end of an era ......

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dieselbeef

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http://www.tampabay.com/projects/2017/p ... a-georgia/

there another large dairy turned beef cattle op here in town. used to be so far out nobody went there..now its surrounded by development.
the Musgrave dairy was owned by roger who still is on that farm. I bought all my land from roger..he attended my wifes funeral. old school rancher dairy guy. very religious.

his 2 stepsons moved his dairy north also...stayed in fl tho. he will saty there til he cant..late 70s and ya still see him putting out hay and painting that old board fence.

guess theyre gonna phase out milk someday huh?
 

M.Magis

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It's sad reading things like that. I'm glad they did well with the sale, but money can't replace family memories
 

Ky hills

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Used to be a lot of dairies in the north eastern part of Ky. Can't remember exact numbers or years quoted, but was something over 200 dairies in Fleming County not long ago, as of a couple years ago there were 12 left. None in this county, could count on one hand with fingers left over the ones that were in operation when I was growing up.
 

Fire Sweep Ranch

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Our family down the road, who had been in the dairy industry for 30 plus years, sold all their cows a few weeks ago and shut down. They just could not operate with the low milk prices. They had a herd of about 100 cows, so average for Missouri. Many are going out around here, just not big enough to compete with the current prices.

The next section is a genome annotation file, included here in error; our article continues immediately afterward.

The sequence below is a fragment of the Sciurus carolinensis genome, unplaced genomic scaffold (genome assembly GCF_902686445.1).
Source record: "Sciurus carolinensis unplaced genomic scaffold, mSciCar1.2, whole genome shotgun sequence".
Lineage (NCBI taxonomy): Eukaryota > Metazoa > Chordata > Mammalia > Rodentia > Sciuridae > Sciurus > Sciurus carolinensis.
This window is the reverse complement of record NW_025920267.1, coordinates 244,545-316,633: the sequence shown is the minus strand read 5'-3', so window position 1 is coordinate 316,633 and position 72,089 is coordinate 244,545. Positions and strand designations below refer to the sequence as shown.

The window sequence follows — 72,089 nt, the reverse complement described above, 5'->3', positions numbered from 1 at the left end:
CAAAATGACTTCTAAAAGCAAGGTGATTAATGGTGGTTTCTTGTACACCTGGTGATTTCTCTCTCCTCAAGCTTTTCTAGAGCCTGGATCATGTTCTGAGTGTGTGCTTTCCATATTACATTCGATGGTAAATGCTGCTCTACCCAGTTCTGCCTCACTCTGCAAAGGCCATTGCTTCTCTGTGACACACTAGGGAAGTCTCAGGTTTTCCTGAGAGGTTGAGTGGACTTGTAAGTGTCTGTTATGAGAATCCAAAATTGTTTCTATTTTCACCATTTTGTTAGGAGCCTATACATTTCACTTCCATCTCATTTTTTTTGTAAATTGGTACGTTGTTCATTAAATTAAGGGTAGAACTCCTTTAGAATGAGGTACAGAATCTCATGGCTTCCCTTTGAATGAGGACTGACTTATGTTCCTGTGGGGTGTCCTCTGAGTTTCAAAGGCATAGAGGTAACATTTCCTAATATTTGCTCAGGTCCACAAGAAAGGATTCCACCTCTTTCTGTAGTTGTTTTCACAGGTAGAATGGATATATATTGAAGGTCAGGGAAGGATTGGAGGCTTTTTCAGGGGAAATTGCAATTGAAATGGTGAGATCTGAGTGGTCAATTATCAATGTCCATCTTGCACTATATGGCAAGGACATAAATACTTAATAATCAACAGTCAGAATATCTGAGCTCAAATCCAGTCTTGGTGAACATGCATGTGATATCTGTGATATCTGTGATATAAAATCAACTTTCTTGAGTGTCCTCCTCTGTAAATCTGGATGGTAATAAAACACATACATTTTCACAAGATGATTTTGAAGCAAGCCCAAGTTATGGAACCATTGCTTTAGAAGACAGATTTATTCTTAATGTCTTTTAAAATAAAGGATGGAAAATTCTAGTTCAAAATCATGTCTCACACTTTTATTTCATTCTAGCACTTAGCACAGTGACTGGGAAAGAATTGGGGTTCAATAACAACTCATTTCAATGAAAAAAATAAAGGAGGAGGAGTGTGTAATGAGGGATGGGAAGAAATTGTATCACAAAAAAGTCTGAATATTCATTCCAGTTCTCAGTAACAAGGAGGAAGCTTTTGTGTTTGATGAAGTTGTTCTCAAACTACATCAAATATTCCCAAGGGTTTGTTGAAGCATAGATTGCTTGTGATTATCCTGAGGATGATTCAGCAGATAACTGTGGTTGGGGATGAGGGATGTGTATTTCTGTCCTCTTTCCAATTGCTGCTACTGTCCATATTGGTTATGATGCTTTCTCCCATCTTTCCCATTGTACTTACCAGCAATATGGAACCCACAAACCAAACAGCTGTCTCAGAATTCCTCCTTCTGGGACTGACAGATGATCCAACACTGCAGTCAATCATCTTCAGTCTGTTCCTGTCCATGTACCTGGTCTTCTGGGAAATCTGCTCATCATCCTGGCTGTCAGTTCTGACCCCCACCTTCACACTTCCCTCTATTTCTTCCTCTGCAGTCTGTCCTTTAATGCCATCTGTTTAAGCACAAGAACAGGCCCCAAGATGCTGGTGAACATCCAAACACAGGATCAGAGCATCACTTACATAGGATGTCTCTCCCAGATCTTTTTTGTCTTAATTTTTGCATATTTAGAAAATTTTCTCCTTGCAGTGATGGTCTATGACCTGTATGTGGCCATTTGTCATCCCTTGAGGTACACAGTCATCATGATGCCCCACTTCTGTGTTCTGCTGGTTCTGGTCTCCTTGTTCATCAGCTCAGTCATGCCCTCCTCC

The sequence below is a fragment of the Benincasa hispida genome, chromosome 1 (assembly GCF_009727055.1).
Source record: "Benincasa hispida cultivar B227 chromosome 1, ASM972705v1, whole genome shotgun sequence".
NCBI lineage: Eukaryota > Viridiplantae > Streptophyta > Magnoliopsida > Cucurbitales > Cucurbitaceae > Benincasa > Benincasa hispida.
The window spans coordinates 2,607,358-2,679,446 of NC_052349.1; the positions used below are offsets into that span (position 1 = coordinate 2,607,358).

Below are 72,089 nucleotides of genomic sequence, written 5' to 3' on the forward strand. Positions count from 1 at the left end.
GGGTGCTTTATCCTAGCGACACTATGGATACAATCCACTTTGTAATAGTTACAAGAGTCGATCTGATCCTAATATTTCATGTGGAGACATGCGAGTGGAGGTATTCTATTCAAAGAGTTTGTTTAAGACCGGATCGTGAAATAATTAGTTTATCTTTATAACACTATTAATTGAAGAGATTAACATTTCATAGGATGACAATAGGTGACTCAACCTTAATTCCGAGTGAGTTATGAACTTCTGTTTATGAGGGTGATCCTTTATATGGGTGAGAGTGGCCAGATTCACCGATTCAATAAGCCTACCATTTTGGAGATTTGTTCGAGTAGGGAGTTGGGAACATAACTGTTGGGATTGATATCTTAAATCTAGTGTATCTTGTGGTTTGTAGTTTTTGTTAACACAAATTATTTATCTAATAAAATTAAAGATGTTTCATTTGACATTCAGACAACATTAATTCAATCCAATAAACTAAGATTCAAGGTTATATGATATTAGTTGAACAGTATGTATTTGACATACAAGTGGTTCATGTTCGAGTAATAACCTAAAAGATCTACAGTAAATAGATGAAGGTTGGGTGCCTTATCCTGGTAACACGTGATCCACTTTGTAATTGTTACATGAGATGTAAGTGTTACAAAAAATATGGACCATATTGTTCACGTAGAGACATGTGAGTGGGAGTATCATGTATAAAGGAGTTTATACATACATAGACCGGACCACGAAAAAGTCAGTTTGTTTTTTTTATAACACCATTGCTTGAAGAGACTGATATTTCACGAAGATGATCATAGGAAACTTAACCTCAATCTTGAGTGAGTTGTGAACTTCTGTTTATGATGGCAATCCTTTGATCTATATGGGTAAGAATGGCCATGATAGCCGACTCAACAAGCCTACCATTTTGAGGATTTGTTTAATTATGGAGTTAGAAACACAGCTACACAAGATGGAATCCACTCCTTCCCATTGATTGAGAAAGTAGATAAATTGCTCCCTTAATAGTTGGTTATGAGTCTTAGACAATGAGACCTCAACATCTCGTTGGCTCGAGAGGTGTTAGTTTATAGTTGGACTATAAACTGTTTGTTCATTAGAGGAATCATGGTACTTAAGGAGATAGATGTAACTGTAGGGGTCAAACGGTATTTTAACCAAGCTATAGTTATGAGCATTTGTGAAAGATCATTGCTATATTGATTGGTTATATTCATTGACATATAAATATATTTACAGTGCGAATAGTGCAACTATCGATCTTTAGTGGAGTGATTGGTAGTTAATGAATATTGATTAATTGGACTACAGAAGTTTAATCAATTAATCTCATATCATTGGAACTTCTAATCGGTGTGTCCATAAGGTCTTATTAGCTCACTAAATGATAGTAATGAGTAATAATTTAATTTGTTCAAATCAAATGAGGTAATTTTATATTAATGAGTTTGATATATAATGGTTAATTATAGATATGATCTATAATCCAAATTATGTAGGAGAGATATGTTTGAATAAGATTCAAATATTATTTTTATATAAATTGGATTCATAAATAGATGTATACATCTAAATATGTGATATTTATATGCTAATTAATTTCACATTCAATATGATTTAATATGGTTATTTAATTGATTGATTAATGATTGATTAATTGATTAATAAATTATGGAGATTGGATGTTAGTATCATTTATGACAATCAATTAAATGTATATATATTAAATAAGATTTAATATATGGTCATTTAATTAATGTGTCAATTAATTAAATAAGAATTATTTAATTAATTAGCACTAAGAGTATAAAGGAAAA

I drove by the place today, it looks like they have about 10 beef cows now. They have all worked on the farm their entire lives, so now they have to find regular jobs. Not an easy task when your resume only includes running your own dairy.
 

cbcr

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It is sad but true all over. People don't drink like they used to. According to the USDA the average person today only consumes 18 gallon of milk per year compared with more than 30 gallon in the 70's. With other drinks today being fortified with calcium and vitamin D. There are the energy sports drinks and then the plant based drinks have seen a 250 increase in consumption the last 5 years.

Part of the problem is that companies are promoting these plant based products as milk, deliberately marketing their products as a substitute for cows milk.

On a bright side, cheese and yogurt consumption is up.

This is not just a problem here in the US but in other countries around the world.
 

Nesikep

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In 20 years there'll suddenly be a study that shows nut milk is bad for you, somehow, and cows milk will make a comeback.. but not before every family operation is out of business... sadly.
 

hurleyjd

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Looked at the sales sheet for the sales at Sulphur Springs Livestock Auction. Only 127 head of Diary stock. Years back they might have had a thousand or so.
 

ez14.

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Nesikep":3fk4vkbs said:
Sky just needs to up his milk consumption by 10%
:lol: I was just thinking yesterday that I need to thank sky next time he posts a dish with a ton of cheese! I'm pretty sure he single handedly keeps me employed
 

ddd75

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was a dairy down the road from me in fleming co.. shut down right after i moved there..


buddy of mine has a diary and they are transitioning to beef cattle. said they are milking for free..